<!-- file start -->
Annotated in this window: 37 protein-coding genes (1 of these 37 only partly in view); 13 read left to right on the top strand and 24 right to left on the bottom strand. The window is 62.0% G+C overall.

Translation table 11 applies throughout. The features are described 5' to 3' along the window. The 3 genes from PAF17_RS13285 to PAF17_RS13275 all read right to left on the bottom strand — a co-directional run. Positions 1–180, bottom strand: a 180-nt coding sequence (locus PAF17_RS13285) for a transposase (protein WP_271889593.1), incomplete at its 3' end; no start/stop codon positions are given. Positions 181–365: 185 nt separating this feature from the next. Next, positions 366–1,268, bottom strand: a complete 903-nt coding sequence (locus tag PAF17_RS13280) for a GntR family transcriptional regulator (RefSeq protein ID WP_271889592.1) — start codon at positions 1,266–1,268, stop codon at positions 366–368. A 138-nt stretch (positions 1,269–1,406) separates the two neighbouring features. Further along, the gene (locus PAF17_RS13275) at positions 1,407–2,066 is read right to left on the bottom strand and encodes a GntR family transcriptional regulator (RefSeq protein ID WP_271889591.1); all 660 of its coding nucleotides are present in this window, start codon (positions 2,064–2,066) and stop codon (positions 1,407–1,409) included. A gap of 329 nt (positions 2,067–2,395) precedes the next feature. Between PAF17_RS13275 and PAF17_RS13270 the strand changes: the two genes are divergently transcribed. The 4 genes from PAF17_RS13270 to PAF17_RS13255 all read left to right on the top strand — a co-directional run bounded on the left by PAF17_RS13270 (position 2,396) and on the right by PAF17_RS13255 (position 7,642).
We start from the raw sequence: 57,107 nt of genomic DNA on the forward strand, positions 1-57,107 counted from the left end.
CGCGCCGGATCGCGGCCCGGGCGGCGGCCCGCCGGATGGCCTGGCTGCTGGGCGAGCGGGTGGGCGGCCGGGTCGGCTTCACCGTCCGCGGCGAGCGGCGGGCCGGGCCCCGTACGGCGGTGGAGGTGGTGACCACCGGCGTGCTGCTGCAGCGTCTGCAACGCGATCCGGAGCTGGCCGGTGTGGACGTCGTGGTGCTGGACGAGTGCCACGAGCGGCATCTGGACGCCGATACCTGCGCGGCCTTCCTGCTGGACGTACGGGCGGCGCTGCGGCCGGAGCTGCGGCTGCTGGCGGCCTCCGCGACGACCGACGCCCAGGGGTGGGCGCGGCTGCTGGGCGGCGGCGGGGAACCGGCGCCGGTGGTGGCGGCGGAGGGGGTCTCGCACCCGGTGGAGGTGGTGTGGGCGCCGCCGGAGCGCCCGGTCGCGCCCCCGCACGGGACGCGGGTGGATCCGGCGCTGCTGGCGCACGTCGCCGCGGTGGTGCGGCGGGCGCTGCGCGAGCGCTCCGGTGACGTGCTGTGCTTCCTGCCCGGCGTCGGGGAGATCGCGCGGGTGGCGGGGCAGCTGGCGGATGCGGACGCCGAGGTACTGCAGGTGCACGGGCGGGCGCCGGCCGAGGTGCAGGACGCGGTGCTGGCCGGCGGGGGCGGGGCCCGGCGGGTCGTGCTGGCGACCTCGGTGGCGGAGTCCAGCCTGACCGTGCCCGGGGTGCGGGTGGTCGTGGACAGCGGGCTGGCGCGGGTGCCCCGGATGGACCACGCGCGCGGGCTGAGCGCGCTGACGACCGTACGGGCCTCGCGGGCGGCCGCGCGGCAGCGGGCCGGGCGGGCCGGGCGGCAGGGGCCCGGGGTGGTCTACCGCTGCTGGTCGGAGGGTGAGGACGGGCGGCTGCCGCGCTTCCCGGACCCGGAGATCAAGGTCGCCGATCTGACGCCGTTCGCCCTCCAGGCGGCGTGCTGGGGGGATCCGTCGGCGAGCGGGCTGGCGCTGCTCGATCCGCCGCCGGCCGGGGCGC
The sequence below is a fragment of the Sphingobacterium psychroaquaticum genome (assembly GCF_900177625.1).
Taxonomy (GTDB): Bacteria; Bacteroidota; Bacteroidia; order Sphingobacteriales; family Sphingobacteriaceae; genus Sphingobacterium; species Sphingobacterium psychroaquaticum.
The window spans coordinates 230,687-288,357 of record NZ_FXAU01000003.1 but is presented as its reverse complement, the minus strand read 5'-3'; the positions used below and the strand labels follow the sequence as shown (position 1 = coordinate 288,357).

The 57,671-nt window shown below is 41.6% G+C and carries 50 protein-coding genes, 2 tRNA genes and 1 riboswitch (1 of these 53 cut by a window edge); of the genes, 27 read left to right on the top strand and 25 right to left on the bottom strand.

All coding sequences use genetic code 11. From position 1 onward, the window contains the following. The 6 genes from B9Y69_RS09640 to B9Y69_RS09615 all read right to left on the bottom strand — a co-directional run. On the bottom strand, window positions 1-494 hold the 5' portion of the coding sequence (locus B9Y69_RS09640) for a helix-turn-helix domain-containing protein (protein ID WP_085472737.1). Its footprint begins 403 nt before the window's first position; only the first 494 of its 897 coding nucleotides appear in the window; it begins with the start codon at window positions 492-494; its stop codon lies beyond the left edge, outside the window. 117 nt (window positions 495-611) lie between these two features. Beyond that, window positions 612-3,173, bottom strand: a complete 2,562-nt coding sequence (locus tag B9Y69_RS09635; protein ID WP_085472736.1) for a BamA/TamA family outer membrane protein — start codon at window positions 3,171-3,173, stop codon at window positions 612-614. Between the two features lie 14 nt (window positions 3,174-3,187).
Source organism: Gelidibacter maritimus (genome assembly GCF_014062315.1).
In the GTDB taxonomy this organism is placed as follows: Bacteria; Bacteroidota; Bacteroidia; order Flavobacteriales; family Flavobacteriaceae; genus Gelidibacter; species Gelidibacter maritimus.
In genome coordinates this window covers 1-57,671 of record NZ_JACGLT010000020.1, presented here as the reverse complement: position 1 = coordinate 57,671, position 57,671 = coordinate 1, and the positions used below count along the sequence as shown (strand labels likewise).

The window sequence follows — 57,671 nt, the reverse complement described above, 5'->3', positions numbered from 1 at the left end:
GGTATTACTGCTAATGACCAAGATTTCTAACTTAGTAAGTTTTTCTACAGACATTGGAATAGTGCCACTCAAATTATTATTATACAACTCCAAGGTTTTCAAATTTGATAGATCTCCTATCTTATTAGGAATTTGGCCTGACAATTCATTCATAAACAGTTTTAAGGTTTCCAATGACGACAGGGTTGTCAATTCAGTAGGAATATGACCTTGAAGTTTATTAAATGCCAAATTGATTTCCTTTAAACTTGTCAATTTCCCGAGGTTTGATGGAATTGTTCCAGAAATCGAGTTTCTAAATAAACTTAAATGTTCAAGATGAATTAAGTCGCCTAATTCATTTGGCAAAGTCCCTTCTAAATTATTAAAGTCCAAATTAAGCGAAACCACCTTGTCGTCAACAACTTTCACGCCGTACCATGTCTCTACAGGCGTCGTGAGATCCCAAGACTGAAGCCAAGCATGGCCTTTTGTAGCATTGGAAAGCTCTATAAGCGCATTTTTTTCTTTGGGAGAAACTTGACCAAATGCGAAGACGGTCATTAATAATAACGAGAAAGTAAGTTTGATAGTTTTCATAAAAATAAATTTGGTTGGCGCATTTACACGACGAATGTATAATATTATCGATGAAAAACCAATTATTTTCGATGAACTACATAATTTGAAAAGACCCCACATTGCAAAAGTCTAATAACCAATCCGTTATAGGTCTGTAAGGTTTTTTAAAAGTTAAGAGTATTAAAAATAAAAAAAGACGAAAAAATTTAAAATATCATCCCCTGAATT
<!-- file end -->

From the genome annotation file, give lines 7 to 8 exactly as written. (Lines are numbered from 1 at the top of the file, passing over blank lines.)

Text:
The window spans coordinates 230,687-288,357 of record NZ_FXAU01000003.1 but is presented as its reverse complement, the minus strand read 5'-3'; the positions used below and the strand labels follow the sequence as shown (position 1 = coordinate 288,357).

The 57,671-nt window shown below is 41.6% G+C and carries 50 protein-coding genes, 2 tRNA genes and 1 riboswitch (1 of these 53 cut by a window edge); of the genes, 27 read left to right on the top strand and 25 right to left on the bottom strand.